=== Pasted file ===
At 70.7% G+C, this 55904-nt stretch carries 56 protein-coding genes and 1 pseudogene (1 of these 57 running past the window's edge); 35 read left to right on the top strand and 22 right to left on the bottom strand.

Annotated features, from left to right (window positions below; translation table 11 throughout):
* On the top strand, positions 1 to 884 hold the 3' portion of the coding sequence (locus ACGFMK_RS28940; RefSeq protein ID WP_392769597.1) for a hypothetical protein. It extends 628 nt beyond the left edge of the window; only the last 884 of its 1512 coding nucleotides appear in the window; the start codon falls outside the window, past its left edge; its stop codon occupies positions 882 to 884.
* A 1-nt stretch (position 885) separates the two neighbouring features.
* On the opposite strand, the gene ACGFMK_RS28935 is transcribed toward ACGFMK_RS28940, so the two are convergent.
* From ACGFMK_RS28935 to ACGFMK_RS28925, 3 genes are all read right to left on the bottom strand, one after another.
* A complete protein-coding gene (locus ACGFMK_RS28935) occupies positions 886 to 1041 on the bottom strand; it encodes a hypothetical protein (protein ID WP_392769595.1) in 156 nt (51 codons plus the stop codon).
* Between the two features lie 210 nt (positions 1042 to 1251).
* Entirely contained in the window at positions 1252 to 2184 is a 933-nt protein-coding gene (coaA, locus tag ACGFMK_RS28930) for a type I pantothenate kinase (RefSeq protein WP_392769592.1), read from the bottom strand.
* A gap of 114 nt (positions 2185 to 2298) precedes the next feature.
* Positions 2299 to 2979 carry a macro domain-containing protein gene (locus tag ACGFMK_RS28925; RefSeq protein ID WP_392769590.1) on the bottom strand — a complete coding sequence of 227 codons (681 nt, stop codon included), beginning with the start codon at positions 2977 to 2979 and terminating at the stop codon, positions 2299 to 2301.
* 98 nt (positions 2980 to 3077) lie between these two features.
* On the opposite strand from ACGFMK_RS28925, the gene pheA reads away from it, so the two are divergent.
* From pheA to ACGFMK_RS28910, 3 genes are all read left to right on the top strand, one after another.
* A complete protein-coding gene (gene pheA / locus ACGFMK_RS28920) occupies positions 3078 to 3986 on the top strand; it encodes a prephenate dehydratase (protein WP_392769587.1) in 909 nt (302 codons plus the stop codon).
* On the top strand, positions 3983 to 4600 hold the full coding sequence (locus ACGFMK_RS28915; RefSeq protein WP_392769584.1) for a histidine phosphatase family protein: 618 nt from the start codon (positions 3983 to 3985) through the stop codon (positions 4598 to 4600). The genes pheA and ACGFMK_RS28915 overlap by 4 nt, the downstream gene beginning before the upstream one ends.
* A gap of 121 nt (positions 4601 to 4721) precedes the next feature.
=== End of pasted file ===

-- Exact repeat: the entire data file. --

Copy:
At 70.7% G+C, this 55904-nt stretch carries 56 protein-coding genes and 1 pseudogene (1 of these 57 running past the window's edge); 35 read left to right on the top strand and 22 right to left on the bottom strand.

Annotated features, from left to right (window positions below; translation table 11 throughout):
* On the top strand, positions 1 to 884 hold the 3' portion of the coding sequence (locus ACGFMK_RS28940; RefSeq protein ID WP_392769597.1) for a hypothetical protein. It extends 628 nt beyond the left edge of the window; only the last 884 of its 1512 coding nucleotides appear in the window; the start codon falls outside the window, past its left edge; its stop codon occupies positions 882 to 884.
* A 1-nt stretch (position 885) separates the two neighbouring features.
* On the opposite strand, the gene ACGFMK_RS28935 is transcribed toward ACGFMK_RS28940, so the two are convergent.
* From ACGFMK_RS28935 to ACGFMK_RS28925, 3 genes are all read right to left on the bottom strand, one after another.
* A complete protein-coding gene (locus ACGFMK_RS28935) occupies positions 886 to 1041 on the bottom strand; it encodes a hypothetical protein (protein ID WP_392769595.1) in 156 nt (51 codons plus the stop codon).
* Between the two features lie 210 nt (positions 1042 to 1251).
* Entirely contained in the window at positions 1252 to 2184 is a 933-nt protein-coding gene (coaA, locus tag ACGFMK_RS28930) for a type I pantothenate kinase (RefSeq protein WP_392769592.1), read from the bottom strand.
* A gap of 114 nt (positions 2185 to 2298) precedes the next feature.
* Positions 2299 to 2979 carry a macro domain-containing protein gene (locus tag ACGFMK_RS28925; RefSeq protein ID WP_392769590.1) on the bottom strand — a complete coding sequence of 227 codons (681 nt, stop codon included), beginning with the start codon at positions 2977 to 2979 and terminating at the stop codon, positions 2299 to 2301.
* 98 nt (positions 2980 to 3077) lie between these two features.
* On the opposite strand from ACGFMK_RS28925, the gene pheA reads away from it, so the two are divergent.
* From pheA to ACGFMK_RS28910, 3 genes are all read left to right on the top strand, one after another.
* A complete protein-coding gene (gene pheA / locus ACGFMK_RS28920) occupies positions 3078 to 3986 on the top strand; it encodes a prephenate dehydratase (protein WP_392769587.1) in 909 nt (302 codons plus the stop codon).
* On the top strand, positions 3983 to 4600 hold the full coding sequence (locus ACGFMK_RS28915; RefSeq protein WP_392769584.1) for a histidine phosphatase family protein: 618 nt from the start codon (positions 3983 to 3985) through the stop codon (positions 4598 to 4600). The genes pheA and ACGFMK_RS28915 overlap by 4 nt, the downstream gene beginning before the upstream one ends.
* A gap of 121 nt (positions 4601 to 4721) precedes the next feature.